Let me tell you a story of a very different time. It's not long ago, nor is it far away. Boston, MA 2006. In this world, beers like Stone Imperial Russian Stout and Smuttynose Big A Double IPA last less than a day on shelves, and are released only once per year. These are the best that you can get (just like now, they were fantastic then). Portsmouth Brewery's relatively unknown Kate the Great Imperial Stout goes on tap without fanfare and lasts for weeks, if not months. Founders Brewing only sends a few beers to our state. Sixpoint is a rare draft-only treat that motivates those "in the know" people out to the bar for rare tappings that seem to come in waves and then disappear. It's a different world, with a lot less great beer.
The concept of local beer is something that almost nobody thinks of. Not because local isn't important (which to most it isn't), but because we have few notable local brewers. Notch, Backlash, Pretty Things, Night Shift, Idle Hands, Maine Beer Co., Trillium, Mystic Brewery, Mayflower, Blatant, High Horse, Rising Tide, Clown Shoes, Enlightenment Ales, Jack's Abby, and Wormtown, among many others, aren't even a glimmer in their founders' eyes yet. Allagash, Wachusett, Berkshire Brewing, and Harpoon are a fraction of their current sizes. Publick House and Sunset Grill are the only places to get "one of those fancy beers" that most people know about...even craft beer lovers. And they serve mostly beers from the West Coast or a few from the MidWest.
Why do I tell this story? Well, sometimes it's easy to forget how far we've come and how quickly it's happened. World class beer used to be something hard to get. You had to make friends with "the beer guy" at your local store to get most anything of note, and then come in on delivery day. You heard stories of far flung places, like Indiana, where you could go to wait in line for some Imperial Stout...but to most they were just stories.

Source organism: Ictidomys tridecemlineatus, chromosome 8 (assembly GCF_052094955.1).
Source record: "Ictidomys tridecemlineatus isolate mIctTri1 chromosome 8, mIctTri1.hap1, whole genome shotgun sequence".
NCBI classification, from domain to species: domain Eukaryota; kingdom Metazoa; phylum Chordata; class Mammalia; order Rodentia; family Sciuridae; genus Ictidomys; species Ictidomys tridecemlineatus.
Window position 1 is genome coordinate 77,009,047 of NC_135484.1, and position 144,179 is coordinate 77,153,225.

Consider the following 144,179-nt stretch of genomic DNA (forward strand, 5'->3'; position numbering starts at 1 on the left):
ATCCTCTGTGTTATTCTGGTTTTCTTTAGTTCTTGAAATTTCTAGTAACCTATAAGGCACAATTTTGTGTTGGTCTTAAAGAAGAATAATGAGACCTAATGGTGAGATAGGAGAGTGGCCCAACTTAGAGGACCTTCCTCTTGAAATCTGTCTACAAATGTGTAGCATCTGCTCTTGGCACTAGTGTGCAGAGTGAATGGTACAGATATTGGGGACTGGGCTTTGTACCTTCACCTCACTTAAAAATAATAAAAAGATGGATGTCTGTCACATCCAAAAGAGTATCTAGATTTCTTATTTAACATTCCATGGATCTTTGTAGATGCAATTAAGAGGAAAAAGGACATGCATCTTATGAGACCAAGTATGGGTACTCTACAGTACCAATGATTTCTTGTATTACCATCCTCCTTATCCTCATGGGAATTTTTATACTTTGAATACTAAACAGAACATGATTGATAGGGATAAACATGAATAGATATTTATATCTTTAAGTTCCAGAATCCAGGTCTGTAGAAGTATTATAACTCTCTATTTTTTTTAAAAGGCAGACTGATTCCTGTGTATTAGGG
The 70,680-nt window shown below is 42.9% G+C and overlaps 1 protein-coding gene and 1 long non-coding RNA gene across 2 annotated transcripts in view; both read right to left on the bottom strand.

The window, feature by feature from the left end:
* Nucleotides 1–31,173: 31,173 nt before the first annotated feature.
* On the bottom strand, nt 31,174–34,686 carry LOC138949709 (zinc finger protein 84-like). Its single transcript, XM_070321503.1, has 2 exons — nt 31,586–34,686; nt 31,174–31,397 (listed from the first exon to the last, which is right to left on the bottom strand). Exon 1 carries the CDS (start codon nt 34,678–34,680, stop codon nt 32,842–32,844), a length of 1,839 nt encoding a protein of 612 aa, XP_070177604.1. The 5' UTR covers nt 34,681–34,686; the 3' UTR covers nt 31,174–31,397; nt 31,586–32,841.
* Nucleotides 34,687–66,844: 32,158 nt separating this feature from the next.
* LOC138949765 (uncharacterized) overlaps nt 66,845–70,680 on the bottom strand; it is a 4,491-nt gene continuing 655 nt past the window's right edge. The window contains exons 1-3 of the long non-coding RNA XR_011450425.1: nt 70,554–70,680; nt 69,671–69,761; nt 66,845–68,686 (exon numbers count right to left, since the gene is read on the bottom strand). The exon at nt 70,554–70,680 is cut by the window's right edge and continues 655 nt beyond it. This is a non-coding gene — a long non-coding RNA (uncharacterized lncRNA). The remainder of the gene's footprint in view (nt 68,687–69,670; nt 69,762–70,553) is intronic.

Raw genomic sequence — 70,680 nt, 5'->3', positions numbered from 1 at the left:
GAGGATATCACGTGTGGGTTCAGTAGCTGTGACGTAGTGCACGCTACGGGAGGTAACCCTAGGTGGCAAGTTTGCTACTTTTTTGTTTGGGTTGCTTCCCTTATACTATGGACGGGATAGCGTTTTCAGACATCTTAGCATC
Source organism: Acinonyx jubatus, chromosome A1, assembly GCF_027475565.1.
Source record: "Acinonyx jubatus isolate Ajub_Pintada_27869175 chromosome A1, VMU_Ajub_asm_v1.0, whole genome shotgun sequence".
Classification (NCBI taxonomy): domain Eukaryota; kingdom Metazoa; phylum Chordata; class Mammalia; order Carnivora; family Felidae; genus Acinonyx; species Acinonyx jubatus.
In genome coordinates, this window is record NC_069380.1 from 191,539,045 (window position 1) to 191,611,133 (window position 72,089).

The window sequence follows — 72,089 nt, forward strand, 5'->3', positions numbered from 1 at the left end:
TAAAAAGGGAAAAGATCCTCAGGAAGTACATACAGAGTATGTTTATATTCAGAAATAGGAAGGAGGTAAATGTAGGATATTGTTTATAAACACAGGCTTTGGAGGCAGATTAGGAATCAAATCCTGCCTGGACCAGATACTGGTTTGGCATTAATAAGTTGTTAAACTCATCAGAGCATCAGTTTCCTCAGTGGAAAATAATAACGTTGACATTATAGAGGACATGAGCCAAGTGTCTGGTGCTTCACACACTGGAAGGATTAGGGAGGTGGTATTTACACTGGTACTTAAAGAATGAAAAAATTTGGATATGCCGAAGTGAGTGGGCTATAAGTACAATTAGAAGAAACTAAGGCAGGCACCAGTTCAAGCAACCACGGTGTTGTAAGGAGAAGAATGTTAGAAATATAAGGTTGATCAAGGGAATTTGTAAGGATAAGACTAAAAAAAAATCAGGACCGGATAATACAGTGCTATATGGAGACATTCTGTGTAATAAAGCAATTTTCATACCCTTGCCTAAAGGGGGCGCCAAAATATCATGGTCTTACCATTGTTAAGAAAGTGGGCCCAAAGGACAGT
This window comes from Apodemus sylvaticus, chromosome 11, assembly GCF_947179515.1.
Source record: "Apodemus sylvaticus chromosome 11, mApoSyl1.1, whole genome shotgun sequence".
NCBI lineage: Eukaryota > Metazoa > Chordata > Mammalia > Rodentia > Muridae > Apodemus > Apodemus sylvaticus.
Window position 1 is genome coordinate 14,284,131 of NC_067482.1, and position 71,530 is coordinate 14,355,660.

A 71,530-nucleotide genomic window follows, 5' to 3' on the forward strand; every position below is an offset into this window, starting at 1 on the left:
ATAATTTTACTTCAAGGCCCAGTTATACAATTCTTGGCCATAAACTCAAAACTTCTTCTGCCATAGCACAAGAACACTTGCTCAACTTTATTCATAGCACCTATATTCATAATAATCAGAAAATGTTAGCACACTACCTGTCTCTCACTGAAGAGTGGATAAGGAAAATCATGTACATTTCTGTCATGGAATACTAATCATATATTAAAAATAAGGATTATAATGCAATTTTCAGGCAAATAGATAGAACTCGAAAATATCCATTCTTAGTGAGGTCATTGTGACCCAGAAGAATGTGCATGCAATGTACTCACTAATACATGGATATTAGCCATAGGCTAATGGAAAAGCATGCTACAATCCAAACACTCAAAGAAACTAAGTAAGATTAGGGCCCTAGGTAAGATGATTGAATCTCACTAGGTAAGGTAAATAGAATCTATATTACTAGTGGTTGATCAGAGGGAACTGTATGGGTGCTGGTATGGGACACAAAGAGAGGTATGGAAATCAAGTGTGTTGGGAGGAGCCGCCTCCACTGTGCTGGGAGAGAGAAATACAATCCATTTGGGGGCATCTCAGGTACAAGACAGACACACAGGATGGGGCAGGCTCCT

The world has changed, and I'm loving 2014. You can still wait in line and put holds with the local beer store to get world class beer, if that's your thing. But you don't have to. I can go to many "average liquor stores" and find a better selection of beer than I used to get at my go-to craft beer store. You can easily select several beers that years ago, based on quality, would have sold through their allotment in a day and been nationally renowned. And that's any day of the year, more options than you could possibly purchase in one go. Beers like Stone IRS and Smuttynose Big A are easy to get seasonals. Here at Drink Craft Beer we run three beer fests per year featuring only New England breweries, and we have a wait list to pour at every fest. In 2014 there is more world class beer being made in New England alone than used to get shipped here from all over the world in 2006.
And it's not that all the older, now easier to get beers have gotten worse. Far from it. The quality of craft beer we all have access to has just gotten SO. MUCH. BETTER. It's just caused many to go blind to the huge number of amazing beers staring them in the face that are just quietly world class. The number of new breweries that have opened, and old ones that have stepped up their games, is staggering.
It used to be getting world class beer required a hunt...now it just takes a trip to the store. So, next time you're at the bar or the beer store, stop and just look for a moment. Think about just how much awesome beer there is there and how easy it is to get it. We've come a long way, and there's still a lot of work to be done. But I might just pause and enjoy a local beer because world class beer just isn't that hard to get anymore, and I'm loving it.
Want a chance to try much of the world class beer being made in New England? Join us on March 11 & 12, 2016 for Boston Beer & Cheese Fest. Featuring 25 New England craft brewers and cider makers with 90+ beers and ciders and 10 New England creameries featuring dozens of cheeses! Each brewer will have a beer/cider paired with a cheese. VIP Session on Friday Night. Check. It. Out.